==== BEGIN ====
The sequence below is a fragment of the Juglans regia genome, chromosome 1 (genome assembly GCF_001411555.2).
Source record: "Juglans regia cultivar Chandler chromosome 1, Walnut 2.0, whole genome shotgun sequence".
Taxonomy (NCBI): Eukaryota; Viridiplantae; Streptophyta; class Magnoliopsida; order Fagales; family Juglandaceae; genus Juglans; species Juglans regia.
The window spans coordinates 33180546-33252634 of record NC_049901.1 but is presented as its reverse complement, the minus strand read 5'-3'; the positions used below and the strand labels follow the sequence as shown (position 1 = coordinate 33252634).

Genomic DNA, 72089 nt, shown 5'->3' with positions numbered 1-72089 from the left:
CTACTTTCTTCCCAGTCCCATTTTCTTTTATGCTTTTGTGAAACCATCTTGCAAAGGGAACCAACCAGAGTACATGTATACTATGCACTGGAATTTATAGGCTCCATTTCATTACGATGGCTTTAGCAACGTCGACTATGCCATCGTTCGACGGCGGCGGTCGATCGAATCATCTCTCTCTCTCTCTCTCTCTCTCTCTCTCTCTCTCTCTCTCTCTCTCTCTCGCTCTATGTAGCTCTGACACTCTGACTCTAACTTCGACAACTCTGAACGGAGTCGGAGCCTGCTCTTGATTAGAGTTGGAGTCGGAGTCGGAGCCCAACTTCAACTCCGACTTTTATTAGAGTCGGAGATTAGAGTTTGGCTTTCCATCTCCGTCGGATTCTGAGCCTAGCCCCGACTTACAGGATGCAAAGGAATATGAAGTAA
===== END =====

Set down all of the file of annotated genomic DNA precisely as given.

The sequence below is a fragment of the Juglans regia genome, chromosome 1 (genome assembly GCF_001411555.2).
Source record: "Juglans regia cultivar Chandler chromosome 1, Walnut 2.0, whole genome shotgun sequence".
Taxonomy (NCBI): Eukaryota; Viridiplantae; Streptophyta; class Magnoliopsida; order Fagales; family Juglandaceae; genus Juglans; species Juglans regia.
The window spans coordinates 33180546-33252634 of record NC_049901.1 but is presented as its reverse complement, the minus strand read 5'-3'; the positions used below and the strand labels follow the sequence as shown (position 1 = coordinate 33252634).

Genomic DNA, 72089 nt, shown 5'->3' with positions numbered 1-72089 from the left:
CTACTTTCTTCCCAGTCCCATTTTCTTTTATGCTTTTGTGAAACCATCTTGCAAAGGGAACCAACCAGAGTACATGTATACTATGCACTGGAATTTATAGGCTCCATTTCATTACGATGGCTTTAGCAACGTCGACTATGCCATCGTTCGACGGCGGCGGTCGATCGAATCATCTCTCTCTCTCTCTCTCTCTCTCTCTCTCTCTCTCTCTCTCTCTCTCTCTCGCTCTATGTAGCTCTGACACTCTGACTCTAACTTCGACAACTCTGAACGGAGTCGGAGCCTGCTCTTGATTAGAGTTGGAGTCGGAGTCGGAGCCCAACTTCAACTCCGACTTTTATTAGAGTCGGAGATTAGAGTTTGGCTTTCCATCTCCGTCGGATTCTGAGCCTAGCCCCGACTTACAGGATGCAAAGGAATATGAAGTAA